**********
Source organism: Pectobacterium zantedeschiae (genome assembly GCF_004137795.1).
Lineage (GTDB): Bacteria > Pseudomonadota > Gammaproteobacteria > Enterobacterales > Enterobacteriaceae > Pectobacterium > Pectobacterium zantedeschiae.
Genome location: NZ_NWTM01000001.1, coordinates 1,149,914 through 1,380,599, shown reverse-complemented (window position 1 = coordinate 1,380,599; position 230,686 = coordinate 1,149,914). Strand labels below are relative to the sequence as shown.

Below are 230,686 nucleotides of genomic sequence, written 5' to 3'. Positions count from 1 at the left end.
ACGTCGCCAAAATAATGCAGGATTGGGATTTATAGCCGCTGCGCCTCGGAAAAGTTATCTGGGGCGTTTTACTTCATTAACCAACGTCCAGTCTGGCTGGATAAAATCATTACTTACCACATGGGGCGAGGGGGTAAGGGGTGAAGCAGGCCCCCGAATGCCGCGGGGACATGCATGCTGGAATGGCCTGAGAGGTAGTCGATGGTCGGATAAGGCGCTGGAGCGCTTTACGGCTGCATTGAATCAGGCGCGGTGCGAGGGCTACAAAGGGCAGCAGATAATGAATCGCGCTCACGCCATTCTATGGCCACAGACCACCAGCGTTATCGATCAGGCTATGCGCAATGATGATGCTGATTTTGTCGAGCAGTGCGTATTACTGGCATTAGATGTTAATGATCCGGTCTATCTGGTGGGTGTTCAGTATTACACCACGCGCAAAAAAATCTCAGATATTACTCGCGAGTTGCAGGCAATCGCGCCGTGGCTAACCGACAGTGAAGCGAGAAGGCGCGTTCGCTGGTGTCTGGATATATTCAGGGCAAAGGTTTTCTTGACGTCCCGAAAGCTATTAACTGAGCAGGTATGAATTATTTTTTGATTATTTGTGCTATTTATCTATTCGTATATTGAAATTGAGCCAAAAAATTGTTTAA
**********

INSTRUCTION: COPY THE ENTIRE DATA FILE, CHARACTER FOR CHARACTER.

Source organism: Pectobacterium zantedeschiae (genome assembly GCF_004137795.1).
Lineage (GTDB): Bacteria > Pseudomonadota > Gammaproteobacteria > Enterobacterales > Enterobacteriaceae > Pectobacterium > Pectobacterium zantedeschiae.
Genome location: NZ_NWTM01000001.1, coordinates 1,149,914 through 1,380,599, shown reverse-complemented (window position 1 = coordinate 1,380,599; position 230,686 = coordinate 1,149,914). Strand labels below are relative to the sequence as shown.

Below are 230,686 nucleotides of genomic sequence, written 5' to 3'. Positions count from 1 at the left end.
ACGTCGCCAAAATAATGCAGGATTGGGATTTATAGCCGCTGCGCCTCGGAAAAGTTATCTGGGGCGTTTTACTTCATTAACCAACGTCCAGTCTGGCTGGATAAAATCATTACTTACCACATGGGGCGAGGGGGTAAGGGGTGAAGCAGGCCCCCGAATGCCGCGGGGACATGCATGCTGGAATGGCCTGAGAGGTAGTCGATGGTCGGATAAGGCGCTGGAGCGCTTTACGGCTGCATTGAATCAGGCGCGGTGCGAGGGCTACAAAGGGCAGCAGATAATGAATCGCGCTCACGCCATTCTATGGCCACAGACCACCAGCGTTATCGATCAGGCTATGCGCAATGATGATGCTGATTTTGTCGAGCAGTGCGTATTACTGGCATTAGATGTTAATGATCCGGTCTATCTGGTGGGTGTTCAGTATTACACCACGCGCAAAAAAATCTCAGATATTACTCGCGAGTTGCAGGCAATCGCGCCGTGGCTAACCGACAGTGAAGCGAGAAGGCGCGTTCGCTGGTGTCTGGATATATTCAGGGCAAAGGTTTTCTTGACGTCCCGAAAGCTATTAACTGAGCAGGTATGAATTATTTTTTGATTATTTGTGCTATTTATCTATTCGTATATTGAAATTGAGCCAAAAAATTGTTTAA